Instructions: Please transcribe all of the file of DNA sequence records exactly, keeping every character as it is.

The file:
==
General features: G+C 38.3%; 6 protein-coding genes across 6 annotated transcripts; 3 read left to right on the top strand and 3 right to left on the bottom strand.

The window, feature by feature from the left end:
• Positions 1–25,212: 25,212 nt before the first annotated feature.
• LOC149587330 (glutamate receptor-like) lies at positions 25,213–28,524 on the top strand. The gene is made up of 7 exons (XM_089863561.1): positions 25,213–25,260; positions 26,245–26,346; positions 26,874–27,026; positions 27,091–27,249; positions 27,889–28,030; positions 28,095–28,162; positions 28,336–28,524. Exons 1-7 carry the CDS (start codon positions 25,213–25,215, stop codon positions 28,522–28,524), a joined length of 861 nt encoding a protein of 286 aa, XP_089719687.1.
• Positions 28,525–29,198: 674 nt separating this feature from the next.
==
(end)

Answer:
General features: G+C 38.3%; 6 protein-coding genes across 6 annotated transcripts; 3 read left to right on the top strand and 3 right to left on the bottom strand.

The window, feature by feature from the left end:
• Positions 1–25,212: 25,212 nt before the first annotated feature.
• LOC149587330 (glutamate receptor-like) lies at positions 25,213–28,524 on the top strand. The gene is made up of 7 exons (XM_089863561.1): positions 25,213–25,260; positions 26,245–26,346; positions 26,874–27,026; positions 27,091–27,249; positions 27,889–28,030; positions 28,095–28,162; positions 28,336–28,524. Exons 1-7 carry the CDS (start codon positions 25,213–25,215, stop codon positions 28,522–28,524), a joined length of 861 nt encoding a protein of 286 aa, XP_089719687.1.
• Positions 28,525–29,198: 674 nt separating this feature from the next.